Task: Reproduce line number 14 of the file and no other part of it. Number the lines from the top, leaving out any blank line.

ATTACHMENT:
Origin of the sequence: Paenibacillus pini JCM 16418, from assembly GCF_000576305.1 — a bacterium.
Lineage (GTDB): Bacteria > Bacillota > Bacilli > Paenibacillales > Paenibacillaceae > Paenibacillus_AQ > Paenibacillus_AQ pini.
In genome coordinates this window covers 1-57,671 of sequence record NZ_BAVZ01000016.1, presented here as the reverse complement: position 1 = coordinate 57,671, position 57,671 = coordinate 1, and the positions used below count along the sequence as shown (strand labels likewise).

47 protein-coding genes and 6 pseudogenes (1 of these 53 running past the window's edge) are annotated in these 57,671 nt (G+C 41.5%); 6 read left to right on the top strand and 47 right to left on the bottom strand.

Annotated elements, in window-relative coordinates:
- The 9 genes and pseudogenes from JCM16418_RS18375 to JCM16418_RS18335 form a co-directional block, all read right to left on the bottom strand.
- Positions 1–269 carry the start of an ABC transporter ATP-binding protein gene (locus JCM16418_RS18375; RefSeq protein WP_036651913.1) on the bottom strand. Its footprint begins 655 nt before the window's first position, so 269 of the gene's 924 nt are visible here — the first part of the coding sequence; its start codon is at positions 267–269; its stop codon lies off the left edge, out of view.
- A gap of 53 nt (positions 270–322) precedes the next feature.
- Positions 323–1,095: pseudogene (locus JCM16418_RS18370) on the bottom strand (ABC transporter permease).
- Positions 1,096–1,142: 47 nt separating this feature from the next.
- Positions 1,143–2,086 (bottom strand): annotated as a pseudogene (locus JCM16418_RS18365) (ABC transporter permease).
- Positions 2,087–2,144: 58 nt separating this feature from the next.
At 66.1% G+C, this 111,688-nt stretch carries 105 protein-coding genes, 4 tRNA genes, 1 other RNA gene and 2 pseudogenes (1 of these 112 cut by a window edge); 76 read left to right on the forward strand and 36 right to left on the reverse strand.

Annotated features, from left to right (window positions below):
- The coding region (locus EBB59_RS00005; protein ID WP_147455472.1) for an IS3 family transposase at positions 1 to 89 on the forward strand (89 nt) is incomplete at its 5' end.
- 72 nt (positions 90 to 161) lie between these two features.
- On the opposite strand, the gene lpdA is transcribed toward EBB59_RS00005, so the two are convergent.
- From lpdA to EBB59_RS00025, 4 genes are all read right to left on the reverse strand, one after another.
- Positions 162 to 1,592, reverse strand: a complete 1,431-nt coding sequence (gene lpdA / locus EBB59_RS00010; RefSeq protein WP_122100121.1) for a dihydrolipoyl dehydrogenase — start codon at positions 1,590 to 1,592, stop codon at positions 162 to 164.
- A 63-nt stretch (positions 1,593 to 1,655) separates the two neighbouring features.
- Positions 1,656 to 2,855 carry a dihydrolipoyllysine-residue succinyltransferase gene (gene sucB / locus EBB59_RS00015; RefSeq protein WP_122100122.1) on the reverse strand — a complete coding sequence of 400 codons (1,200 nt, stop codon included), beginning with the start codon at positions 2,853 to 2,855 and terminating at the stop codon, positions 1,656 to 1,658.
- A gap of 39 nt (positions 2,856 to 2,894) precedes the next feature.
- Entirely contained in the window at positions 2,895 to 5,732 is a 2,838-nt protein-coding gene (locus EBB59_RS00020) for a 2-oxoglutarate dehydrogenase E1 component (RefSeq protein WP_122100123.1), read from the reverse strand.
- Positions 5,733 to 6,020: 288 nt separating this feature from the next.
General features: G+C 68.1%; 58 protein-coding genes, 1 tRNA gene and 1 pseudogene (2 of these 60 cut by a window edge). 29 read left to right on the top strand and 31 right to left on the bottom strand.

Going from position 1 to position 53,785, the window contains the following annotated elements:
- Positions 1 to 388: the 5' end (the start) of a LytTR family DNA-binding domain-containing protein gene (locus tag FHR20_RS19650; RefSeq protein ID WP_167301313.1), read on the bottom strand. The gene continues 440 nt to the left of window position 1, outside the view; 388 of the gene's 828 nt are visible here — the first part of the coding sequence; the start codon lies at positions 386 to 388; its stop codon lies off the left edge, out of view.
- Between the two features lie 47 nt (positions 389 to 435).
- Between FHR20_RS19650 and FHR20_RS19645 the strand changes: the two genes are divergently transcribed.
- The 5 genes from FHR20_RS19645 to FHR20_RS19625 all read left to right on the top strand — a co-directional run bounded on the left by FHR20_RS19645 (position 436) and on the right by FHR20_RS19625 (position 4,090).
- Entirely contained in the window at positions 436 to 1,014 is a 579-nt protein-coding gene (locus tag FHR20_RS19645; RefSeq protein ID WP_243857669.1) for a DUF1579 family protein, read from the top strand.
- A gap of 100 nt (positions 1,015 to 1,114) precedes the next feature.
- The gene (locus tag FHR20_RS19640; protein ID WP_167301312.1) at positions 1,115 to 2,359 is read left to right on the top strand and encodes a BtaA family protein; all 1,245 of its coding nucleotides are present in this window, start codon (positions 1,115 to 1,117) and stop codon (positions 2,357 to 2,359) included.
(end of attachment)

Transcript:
Annotated features, from left to right (window positions below):